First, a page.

The end of the Second World War saw a massive mobilization by workers across the globe to secure dignity, decent wages and labour rights. The lessons of the fight against fascism were deeply felt, and many unions took on the fight against racism and anti-Semitism. In 1947 the Toronto Joint Labour Committee to Combat Racial Intolerance was formed. Kalman Kaplansky spearheaded the initiative with strong support from the Steelworkers, Autoworkers, and Packinghouse Workers. Bromley Armstrong of UAW Local 439 and Stanley Grizzle of the Sleeping Car Porters were Black leaders in the Committee as it led a relentless campaign against racist practices by employers, landlords and businesses
The re-named Toronto Joint Labour Committee for Human Rights (TJLCHR) developed anti-racism material and presentations for union events and the annual Labour Day parade. It carried out a series of test cases, visiting hotels, restaurants and clubs to challenge discriminatory practices. Its work with community activists helped win the Ontario Fair Employment Practices Act in 1951 – some of the earliest human rights legislation in North America.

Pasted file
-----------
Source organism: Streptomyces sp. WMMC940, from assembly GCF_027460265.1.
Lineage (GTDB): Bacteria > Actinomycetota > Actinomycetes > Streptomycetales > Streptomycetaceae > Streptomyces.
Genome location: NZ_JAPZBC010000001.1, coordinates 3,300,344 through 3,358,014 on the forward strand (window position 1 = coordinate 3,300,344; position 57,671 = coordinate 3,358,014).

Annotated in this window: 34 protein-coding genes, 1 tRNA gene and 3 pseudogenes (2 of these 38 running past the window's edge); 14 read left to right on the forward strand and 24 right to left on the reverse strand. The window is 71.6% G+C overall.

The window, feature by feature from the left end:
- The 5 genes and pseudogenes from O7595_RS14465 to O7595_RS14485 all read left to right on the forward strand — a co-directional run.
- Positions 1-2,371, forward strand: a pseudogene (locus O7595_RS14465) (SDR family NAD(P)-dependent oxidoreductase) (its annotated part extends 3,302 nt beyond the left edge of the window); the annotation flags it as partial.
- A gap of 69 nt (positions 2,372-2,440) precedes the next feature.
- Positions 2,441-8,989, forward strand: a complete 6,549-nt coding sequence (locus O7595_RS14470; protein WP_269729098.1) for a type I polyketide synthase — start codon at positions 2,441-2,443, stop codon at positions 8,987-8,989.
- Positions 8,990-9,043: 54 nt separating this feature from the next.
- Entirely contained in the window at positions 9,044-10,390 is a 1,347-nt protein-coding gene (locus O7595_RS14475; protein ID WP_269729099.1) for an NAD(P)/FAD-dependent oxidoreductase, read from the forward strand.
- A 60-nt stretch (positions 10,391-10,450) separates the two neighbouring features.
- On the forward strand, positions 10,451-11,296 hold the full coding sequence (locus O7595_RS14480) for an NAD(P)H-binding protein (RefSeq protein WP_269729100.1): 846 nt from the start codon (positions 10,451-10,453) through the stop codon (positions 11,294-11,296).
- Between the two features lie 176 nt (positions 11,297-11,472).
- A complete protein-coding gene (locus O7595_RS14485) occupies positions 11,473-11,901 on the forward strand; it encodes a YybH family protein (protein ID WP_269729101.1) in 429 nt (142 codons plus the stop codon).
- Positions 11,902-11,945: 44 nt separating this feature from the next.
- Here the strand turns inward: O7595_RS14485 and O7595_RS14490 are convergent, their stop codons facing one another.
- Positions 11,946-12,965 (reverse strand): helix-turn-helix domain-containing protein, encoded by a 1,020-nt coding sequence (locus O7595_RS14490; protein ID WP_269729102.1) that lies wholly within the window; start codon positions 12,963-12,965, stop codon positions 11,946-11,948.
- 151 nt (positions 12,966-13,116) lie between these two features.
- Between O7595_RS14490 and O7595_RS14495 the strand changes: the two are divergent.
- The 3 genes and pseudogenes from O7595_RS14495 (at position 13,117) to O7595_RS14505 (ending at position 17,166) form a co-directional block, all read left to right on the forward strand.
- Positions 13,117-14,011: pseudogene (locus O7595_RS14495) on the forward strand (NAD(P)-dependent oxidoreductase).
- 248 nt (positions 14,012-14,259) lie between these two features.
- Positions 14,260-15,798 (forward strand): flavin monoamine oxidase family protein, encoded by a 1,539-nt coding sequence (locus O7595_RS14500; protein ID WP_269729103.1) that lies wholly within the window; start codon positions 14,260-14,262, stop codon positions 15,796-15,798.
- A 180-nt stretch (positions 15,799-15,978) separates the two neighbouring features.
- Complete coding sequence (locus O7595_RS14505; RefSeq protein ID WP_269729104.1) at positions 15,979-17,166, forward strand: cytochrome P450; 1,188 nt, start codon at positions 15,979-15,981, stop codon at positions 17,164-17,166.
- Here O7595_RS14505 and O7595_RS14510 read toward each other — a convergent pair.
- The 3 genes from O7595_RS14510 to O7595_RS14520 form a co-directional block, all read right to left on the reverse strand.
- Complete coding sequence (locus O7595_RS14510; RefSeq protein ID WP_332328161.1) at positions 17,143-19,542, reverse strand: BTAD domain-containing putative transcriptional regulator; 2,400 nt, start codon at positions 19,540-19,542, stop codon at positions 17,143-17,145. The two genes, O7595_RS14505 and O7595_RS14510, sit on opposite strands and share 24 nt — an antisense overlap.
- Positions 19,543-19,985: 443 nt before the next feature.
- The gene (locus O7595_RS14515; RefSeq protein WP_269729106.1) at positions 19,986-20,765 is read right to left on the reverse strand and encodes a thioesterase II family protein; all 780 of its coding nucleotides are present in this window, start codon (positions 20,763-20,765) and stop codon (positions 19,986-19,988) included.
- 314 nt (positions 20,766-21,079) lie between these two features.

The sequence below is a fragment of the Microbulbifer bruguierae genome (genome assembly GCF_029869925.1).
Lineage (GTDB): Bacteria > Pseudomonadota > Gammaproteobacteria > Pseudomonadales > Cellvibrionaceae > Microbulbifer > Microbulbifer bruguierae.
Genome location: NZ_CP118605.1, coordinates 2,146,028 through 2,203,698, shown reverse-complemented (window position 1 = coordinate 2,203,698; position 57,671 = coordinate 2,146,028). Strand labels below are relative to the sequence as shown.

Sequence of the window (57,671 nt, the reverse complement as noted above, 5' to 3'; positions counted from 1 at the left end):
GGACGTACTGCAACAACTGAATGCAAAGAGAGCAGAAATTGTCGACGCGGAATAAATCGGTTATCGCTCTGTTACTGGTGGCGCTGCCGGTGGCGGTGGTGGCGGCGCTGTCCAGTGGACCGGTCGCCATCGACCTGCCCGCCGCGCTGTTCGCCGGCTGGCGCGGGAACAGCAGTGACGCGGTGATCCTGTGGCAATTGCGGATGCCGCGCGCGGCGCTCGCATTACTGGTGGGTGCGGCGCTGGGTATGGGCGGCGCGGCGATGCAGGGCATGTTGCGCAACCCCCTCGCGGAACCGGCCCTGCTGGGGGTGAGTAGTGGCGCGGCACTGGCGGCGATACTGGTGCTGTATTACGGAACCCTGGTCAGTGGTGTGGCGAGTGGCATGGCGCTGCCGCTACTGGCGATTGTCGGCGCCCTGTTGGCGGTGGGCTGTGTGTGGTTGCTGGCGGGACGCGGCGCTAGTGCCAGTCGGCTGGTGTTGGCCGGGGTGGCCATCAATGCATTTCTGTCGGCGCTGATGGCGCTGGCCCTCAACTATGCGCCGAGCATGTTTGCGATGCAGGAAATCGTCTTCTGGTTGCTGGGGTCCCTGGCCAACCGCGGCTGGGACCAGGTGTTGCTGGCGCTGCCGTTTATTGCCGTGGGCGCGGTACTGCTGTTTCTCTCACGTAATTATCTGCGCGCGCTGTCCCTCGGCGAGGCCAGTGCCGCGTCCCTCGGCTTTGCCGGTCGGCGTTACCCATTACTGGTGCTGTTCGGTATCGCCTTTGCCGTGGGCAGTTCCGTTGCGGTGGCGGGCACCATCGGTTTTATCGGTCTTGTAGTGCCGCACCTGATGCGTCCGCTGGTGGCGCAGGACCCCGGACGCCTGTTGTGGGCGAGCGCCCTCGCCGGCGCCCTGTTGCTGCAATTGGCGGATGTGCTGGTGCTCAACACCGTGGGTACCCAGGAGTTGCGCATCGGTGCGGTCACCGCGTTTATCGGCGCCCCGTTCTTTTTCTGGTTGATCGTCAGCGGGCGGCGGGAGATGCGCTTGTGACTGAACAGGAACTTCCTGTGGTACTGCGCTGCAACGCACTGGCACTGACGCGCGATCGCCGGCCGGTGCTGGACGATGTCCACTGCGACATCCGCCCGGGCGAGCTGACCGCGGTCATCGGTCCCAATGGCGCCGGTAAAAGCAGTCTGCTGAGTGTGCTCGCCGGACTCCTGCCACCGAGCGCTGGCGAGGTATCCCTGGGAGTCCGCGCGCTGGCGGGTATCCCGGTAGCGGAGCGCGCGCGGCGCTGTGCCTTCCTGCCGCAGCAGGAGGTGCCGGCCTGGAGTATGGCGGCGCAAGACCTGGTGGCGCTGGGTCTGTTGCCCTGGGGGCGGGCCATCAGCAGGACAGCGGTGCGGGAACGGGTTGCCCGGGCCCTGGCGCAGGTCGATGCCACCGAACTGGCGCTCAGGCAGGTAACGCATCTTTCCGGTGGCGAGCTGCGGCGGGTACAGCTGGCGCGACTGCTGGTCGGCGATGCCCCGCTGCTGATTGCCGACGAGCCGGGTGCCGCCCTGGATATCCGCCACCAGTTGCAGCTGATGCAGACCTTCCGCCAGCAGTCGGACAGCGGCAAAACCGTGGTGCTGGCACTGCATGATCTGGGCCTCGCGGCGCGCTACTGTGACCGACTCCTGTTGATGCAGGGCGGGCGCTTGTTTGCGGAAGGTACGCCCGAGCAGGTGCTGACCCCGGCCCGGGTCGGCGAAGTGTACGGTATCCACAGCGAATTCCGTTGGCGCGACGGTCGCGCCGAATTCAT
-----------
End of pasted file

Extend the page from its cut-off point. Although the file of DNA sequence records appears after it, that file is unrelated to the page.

In 1954 a delegation of 35 leaders from Toronto’s Black community, including Armstrong and Grizzle, travelled to Ottawa to demand reform of Canada’s racist immigration laws. Donna Hill, secretary of the Committee (mother of author Lawrence Hill and singer Dan Hill) prepared the brief for the delegation.
That same year, TJLCHR lent its support to Black residents of Dresden Ontario. Discrimination was rampant in the town, with restaurants and hair salons refusing to serve Black customers. Numerous complaints were filed, and Bromley Armstrong and Ruth Lor went to Dresden Ontario to run a test case under the new Fair Accommodations Act. The McKay’s Cafe case garnered widespread media attention and ended up in the courts. McKay was fined, and eventually obeyed the law. These stories are captured in the Labour Council videos “Welcome to Dresden” and “Welcome to Canada”.
The TJLCHR campaigned against discrimination for many years. This legacy is honoured through the Labour Council’s annual Bromley Armstrong Award, given to union activists who have been leaders in equity, inclusion and human rights work.